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Formal complaints

Formal procedures are for substantiating a complaint with evidence, or at least bringing the staff involved together to try to reach a satisfactory outcome for all.

Formal action is usually appropriate when:

  • the person complaining wants to do it formally
  • informal attempts have failed
  • the allegations are serious
  • discipline is a possible outcome if the allegations are substantiated
  • the allegations are denied and the person complaining wants to try to substantiate them
  • the person complaining has been victimised for complaining
  • the complaint is against a senior person and a formal procedure helps ensure the people involved are not disadvantaged.

Formal ways of dealing with complaints include: 

  • investigating the allegations
  • applying natural justice principles
  • finding whether the allegations happened or were likely to have happened
  • making a report and recommending an action
  • implementing an outcome.

In a formal procedure, document every step to ensure consistency and fairness. The usual steps are:

  • interview the person complaining and document the allegations 
  • inform the person being complained about of the details, and ask them to respond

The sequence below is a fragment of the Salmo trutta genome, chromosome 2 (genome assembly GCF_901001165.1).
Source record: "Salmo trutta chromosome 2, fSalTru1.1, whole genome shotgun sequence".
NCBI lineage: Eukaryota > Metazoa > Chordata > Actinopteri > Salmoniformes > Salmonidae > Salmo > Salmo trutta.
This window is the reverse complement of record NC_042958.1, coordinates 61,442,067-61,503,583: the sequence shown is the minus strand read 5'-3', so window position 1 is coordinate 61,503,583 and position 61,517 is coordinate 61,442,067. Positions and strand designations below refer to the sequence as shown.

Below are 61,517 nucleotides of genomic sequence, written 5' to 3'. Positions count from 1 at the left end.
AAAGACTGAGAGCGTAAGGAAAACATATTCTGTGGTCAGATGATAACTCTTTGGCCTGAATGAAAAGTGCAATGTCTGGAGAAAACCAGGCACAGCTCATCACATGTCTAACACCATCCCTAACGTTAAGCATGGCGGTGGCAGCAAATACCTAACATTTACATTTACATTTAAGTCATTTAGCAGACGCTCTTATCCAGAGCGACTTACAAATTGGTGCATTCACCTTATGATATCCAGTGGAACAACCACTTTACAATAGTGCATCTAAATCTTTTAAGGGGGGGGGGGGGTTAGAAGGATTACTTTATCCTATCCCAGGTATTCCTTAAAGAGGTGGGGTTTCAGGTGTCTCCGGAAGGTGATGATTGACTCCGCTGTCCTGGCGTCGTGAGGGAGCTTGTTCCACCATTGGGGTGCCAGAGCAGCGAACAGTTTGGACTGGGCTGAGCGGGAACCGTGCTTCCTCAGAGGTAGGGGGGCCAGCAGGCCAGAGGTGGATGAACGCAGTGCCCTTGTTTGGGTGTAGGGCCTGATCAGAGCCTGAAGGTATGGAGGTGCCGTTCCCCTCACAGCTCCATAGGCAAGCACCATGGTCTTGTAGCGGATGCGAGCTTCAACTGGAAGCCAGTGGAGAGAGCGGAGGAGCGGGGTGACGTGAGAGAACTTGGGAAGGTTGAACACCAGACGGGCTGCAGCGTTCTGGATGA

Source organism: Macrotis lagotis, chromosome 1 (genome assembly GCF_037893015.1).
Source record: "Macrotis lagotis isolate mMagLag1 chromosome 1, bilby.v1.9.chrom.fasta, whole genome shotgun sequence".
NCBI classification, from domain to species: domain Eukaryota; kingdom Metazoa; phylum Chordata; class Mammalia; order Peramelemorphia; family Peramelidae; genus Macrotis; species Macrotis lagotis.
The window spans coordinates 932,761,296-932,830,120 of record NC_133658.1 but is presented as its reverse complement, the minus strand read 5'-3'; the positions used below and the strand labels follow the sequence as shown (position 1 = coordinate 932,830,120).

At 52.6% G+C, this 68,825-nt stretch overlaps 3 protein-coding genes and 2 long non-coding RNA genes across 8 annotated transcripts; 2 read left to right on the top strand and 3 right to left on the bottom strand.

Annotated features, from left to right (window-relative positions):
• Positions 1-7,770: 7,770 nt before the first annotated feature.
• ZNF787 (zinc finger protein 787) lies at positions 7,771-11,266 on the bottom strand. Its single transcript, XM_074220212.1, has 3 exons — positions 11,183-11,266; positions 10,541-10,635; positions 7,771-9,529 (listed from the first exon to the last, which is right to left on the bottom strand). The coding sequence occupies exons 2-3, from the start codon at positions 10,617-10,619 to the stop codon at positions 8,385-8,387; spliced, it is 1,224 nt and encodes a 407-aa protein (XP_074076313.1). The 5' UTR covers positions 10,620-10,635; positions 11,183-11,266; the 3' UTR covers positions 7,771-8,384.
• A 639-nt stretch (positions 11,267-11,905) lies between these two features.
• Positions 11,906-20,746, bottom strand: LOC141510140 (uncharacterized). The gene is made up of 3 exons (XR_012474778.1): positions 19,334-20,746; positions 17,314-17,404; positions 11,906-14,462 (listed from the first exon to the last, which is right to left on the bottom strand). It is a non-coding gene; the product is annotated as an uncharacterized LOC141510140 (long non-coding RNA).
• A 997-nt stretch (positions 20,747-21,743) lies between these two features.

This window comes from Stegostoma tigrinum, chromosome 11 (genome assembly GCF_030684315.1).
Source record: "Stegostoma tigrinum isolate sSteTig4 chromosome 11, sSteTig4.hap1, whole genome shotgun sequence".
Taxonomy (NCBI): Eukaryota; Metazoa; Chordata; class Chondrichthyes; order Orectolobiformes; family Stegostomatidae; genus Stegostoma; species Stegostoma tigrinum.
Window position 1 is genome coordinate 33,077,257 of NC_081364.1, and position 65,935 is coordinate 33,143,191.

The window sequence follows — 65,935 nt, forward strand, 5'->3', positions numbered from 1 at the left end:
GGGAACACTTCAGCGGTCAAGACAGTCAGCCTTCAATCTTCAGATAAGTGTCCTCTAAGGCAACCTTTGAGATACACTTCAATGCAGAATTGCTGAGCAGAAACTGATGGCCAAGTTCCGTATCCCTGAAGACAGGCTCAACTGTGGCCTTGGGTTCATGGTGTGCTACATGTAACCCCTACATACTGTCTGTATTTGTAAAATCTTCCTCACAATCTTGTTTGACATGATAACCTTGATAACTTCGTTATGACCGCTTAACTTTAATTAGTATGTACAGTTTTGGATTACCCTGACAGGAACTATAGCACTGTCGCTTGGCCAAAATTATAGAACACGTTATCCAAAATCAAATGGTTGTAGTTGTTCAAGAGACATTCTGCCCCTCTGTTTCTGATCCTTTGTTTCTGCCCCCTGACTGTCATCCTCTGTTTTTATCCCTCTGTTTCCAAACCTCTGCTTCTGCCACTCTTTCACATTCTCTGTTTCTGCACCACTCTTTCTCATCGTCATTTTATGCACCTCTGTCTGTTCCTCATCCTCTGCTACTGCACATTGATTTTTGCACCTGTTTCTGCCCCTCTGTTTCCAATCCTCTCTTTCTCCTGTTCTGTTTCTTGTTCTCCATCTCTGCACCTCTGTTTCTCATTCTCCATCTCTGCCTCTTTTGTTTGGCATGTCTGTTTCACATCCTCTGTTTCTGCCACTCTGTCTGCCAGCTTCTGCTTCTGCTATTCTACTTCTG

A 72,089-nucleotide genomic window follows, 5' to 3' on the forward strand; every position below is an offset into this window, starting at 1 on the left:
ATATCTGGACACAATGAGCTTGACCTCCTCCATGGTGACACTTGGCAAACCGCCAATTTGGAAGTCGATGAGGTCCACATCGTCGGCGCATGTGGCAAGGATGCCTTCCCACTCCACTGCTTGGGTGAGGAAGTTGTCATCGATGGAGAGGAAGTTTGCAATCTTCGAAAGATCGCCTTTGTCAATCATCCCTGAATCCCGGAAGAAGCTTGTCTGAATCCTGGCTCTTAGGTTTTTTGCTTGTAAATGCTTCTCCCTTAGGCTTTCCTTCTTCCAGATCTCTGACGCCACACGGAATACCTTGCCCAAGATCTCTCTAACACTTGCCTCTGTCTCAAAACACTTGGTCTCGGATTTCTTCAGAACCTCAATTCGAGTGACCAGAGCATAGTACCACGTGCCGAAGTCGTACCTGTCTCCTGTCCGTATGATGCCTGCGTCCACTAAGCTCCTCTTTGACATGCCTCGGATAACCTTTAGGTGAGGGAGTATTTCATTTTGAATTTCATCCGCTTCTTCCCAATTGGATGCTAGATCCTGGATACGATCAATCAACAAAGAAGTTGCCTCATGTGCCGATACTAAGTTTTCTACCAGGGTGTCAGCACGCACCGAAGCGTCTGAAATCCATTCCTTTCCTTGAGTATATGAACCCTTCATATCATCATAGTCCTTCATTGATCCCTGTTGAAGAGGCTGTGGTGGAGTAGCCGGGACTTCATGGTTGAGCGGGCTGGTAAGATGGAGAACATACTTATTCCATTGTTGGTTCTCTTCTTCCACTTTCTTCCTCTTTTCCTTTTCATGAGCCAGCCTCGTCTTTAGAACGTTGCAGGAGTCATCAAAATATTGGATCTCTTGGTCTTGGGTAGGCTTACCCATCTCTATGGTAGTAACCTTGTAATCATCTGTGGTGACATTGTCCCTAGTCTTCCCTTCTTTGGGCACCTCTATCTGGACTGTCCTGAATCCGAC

• if the facts are disputed, seek more information including evidence from any witnesses
  • find whether the complaint has substance
  • report the process, the evidence, the finding and recommend an outcome
  • implement the outcome or decide on other action.

The staff involved can have support people with them at any interviews or meetings.

Be impartial

It is important for anyone investigating or mediating a complaint not to jump to any conclusions but to hear both sides of the story.  This means being fair to both people involved in a complaint throughout the investigation.

The person the complaint is against must be:

  • given all the information about the complaint, including the name of the person making the complaint
  • given the opportunity to present their side of the story
  • told of their right to seek support (from their union, for example).

Considering evidence

There are often no witnesses to discrimination and harassment.  In dealing with a formal complaint, you may need to consider surrounding evidence such as:

  • supporting evidence from other staff, family or medical professionals
  • reports of changes in behaviour or performance
  • requests for transfers, shift changes or increased sick leave
  • complaints from other staff
  • records kept by the person complaining
  • consistency of the evidence presented by the people involved
  • no evidence where logically it should exist.

A formal complaint of discrimination or harassment should not be dismissed because no-one saw or heard the incident.

Related information
Pages with related information: 

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